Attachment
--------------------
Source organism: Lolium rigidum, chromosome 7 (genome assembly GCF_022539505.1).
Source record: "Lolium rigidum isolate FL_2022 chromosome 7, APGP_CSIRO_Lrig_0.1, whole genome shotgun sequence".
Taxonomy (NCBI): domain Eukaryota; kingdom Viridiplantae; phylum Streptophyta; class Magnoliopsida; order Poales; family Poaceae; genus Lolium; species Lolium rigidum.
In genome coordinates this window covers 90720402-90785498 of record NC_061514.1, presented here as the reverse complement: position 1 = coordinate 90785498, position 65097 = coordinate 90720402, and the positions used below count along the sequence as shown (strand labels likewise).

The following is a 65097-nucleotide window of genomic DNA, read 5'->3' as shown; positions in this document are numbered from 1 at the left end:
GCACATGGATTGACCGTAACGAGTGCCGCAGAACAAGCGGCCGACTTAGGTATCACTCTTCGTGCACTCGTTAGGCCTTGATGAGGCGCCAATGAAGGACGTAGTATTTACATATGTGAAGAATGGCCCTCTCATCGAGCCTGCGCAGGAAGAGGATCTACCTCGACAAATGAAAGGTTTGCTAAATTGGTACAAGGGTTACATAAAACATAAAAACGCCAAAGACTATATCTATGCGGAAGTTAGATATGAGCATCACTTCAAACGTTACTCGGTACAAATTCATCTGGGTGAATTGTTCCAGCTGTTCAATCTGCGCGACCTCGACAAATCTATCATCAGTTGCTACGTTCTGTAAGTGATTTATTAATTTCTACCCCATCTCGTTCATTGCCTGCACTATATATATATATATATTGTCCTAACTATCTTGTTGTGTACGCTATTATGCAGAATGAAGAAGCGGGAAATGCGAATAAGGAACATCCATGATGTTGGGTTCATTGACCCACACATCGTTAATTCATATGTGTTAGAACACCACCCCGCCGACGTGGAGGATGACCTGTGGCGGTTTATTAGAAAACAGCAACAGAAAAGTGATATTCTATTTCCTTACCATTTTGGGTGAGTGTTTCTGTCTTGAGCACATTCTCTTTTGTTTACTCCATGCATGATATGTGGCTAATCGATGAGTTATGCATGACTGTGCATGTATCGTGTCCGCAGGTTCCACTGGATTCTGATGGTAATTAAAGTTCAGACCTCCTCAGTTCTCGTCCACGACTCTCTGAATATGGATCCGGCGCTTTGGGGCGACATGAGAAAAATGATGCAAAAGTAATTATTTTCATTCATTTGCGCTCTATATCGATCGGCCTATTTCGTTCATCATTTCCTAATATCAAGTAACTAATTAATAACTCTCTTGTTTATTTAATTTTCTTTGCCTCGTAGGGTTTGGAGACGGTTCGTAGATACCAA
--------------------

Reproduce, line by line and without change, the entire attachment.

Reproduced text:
Source organism: Lolium rigidum, chromosome 7 (genome assembly GCF_022539505.1).
Source record: "Lolium rigidum isolate FL_2022 chromosome 7, APGP_CSIRO_Lrig_0.1, whole genome shotgun sequence".
Taxonomy (NCBI): domain Eukaryota; kingdom Viridiplantae; phylum Streptophyta; class Magnoliopsida; order Poales; family Poaceae; genus Lolium; species Lolium rigidum.
In genome coordinates this window covers 90720402-90785498 of record NC_061514.1, presented here as the reverse complement: position 1 = coordinate 90785498, position 65097 = coordinate 90720402, and the positions used below count along the sequence as shown (strand labels likewise).

The following is a 65097-nucleotide window of genomic DNA, read 5'->3' as shown; positions in this document are numbered from 1 at the left end:
GCACATGGATTGACCGTAACGAGTGCCGCAGAACAAGCGGCCGACTTAGGTATCACTCTTCGTGCACTCGTTAGGCCTTGATGAGGCGCCAATGAAGGACGTAGTATTTACATATGTGAAGAATGGCCCTCTCATCGAGCCTGCGCAGGAAGAGGATCTACCTCGACAAATGAAAGGTTTGCTAAATTGGTACAAGGGTTACATAAAACATAAAAACGCCAAAGACTATATCTATGCGGAAGTTAGATATGAGCATCACTTCAAACGTTACTCGGTACAAATTCATCTGGGTGAATTGTTCCAGCTGTTCAATCTGCGCGACCTCGACAAATCTATCATCAGTTGCTACGTTCTGTAAGTGATTTATTAATTTCTACCCCATCTCGTTCATTGCCTGCACTATATATATATATATATTGTCCTAACTATCTTGTTGTGTACGCTATTATGCAGAATGAAGAAGCGGGAAATGCGAATAAGGAACATCCATGATGTTGGGTTCATTGACCCACACATCGTTAATTCATATGTGTTAGAACACCACCCCGCCGACGTGGAGGATGACCTGTGGCGGTTTATTAGAAAACAGCAACAGAAAAGTGATATTCTATTTCCTTACCATTTTGGGTGAGTGTTTCTGTCTTGAGCACATTCTCTTTTGTTTACTCCATGCATGATATGTGGCTAATCGATGAGTTATGCATGACTGTGCATGTATCGTGTCCGCAGGTTCCACTGGATTCTGATGGTAATTAAAGTTCAGACCTCCTCAGTTCTCGTCCACGACTCTCTGAATATGGATCCGGCGCTTTGGGGCGACATGAGAAAAATGATGCAAAAGTAATTATTTTCATTCATTTGCGCTCTATATCGATCGGCCTATTTCGTTCATCATTTCCTAATATCAAGTAACTAATTAATAACTCTCTTGTTTATTTAATTTTCTTTGCCTCGTAGGGTTTGGAGACGGTTCGTAGATACCAA